We saw two turnouts and Two Nations last night. Both sides of the chasm saw a major turnout of its voting base. Karl Rove talked about creating a permanent Republican majority. But the truth is, he has a divide-and-rule strategy. And the electoral college amplifies the rural, socially conservative vote. (Twenty percent of voters considered "moral values"--eleven states had anti-gay marriage ballots--more important than the economy or Iraq in this election.)

Perhaps more astonishing than the polling on the murky issue of morality (why aren't poverty and unjust war considered immoral?) are the figures reported in the New York Times: "Voters who cited honesty as the most important quality in a candidate broke 2 to 1 in Mr. Bush's favor..." The most mendacious Administration in American history won the honesty vote?

Progressives, who were on the defensive two years ago, added millions of new voters as well, and tapped a new energy and activism that will last far beyond November 2nd. The extremism and incompetence of this rightwing cabal has sharpened our focus to a razor's edge.

But for me, one of the fundamental questions about this campaign has been whether you could defeat a terrible but clear incumbent without a substantive policy alternative, and this time at least we couldn't. Kerry offered intelligence, a return to fiscal discipline, a bulwark against a rightwing court, and a health plan that few understood. He failed to use the moral message of "Two Americas" to erode Bush's edge. He mounted a late challenge to Bush's disastrous war in Iraq-- but he also talked about "staying the course." That wasn't enough of a coherent positive, populist or moral message to complement the impressive mechanics. We've got to build a politics of conviction, of passion and substance. It's there but it needs to be built and fought for. And the lesser lessons, if that's the big one, are:

1) People really are confused and manipulated (we have a mainstream media that continues to focus on irrelevant stories--Swift Boat, Rathergate and all the rest--abrogating its responsibility to focus on what's important and significant; and too much of it keeps giving head instead of keeping its head.) This makes an expansion of the progressive media echo chamber all the more important; And,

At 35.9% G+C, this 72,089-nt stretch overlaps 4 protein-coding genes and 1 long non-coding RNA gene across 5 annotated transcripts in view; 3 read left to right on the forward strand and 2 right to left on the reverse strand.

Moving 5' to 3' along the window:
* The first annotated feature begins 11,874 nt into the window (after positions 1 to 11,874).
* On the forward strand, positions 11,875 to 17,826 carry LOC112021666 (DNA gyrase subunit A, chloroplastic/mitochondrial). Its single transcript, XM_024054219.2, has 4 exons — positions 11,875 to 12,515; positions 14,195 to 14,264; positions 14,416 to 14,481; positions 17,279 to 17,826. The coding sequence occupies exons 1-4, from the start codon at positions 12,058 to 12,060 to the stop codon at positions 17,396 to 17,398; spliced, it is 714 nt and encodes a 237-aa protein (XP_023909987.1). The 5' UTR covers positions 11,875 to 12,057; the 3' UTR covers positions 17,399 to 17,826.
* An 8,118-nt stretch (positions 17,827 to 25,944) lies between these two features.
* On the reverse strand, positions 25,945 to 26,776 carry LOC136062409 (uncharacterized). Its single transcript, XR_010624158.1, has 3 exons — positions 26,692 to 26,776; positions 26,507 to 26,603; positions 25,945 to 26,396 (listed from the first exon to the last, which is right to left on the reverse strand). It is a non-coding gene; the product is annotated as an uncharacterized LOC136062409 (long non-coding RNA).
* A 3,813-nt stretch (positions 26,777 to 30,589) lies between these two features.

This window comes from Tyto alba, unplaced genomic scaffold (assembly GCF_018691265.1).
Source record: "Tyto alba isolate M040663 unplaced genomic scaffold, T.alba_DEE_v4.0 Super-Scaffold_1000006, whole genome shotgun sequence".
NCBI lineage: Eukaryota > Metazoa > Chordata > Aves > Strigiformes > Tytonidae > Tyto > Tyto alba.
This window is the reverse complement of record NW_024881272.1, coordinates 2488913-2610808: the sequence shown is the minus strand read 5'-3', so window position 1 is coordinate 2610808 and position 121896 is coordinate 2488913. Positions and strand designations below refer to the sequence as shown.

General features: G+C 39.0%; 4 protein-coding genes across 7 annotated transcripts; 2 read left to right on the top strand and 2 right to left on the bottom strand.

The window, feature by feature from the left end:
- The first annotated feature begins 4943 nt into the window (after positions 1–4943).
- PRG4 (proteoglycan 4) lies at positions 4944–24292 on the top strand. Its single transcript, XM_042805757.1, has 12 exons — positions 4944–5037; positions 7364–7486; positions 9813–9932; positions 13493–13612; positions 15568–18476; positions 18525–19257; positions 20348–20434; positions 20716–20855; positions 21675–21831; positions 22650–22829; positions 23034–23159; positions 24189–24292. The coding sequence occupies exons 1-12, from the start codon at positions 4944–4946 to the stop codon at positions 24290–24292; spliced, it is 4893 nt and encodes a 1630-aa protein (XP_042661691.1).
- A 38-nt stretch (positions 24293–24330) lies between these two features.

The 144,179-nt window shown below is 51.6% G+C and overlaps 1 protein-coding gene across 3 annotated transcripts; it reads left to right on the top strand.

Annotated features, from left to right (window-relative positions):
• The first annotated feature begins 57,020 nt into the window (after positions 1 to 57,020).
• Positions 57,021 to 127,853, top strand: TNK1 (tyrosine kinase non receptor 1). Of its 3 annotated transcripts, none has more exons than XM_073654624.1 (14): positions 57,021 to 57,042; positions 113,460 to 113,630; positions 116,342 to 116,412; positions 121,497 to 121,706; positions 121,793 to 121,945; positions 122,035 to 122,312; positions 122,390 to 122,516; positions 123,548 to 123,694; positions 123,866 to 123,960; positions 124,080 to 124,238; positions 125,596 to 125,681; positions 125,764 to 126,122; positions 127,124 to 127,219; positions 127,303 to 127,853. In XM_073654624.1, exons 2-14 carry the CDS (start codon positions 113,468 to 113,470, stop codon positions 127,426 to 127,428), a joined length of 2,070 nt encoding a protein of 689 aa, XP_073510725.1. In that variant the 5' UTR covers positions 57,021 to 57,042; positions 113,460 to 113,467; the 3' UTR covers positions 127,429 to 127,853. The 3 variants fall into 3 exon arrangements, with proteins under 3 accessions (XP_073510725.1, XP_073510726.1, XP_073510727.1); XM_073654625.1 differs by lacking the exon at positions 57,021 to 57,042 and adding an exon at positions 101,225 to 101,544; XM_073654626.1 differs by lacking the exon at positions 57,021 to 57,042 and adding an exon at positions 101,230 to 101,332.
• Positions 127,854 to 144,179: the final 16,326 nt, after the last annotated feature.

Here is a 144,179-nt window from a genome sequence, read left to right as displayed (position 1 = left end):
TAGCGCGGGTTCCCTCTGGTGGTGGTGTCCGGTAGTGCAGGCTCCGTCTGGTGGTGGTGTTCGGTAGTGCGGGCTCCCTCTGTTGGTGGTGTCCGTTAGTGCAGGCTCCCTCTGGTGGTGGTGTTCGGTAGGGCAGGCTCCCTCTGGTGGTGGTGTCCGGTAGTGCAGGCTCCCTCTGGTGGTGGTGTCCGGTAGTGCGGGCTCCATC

2) Neoliberalism is broken beyond repair and people need to be offered a real alternative not just despair at this point. This is truly a non-violent Civil War between those who think government is basically screwed up and that they're on their own, and those who believe....what exactly? We've got to be much clearer on the latter.

But this morning, we woke to a country at war with itself--as well as Al Qaeda. As America fights Islamic fundamentalism abroad, progressives are re-fighting the Enlightenment here at home. (The two new Senators from Oklahoma and South Carolina are leaders of our homegrown Taliban.)

This is war at a very deep level about how this country will proceed and this war isn't over, it's just renewed.

In that spirit, on Election Day, a friend sent some words by John Dos Passos, from his great trilogy USA. He said these lines, from the part where Dos Passos narrates the death of Sacco and Vanzetti, stuck in his head in these last weeks as we faced the possibility of Bush winning this election:

"America our nation has been beaten by strangers who have turned our language inside out who have taken the clean words our fathers spoke and made them slimy and foul

their hired men sit on the judge's bench they sit back with their feet on the tables under the dome of the State House they are ignorant of our beliefs they have the dollars the guns the armed forces the power plants

they have built the electric chair and hired the executioner to throw the switch

all right we are two nations."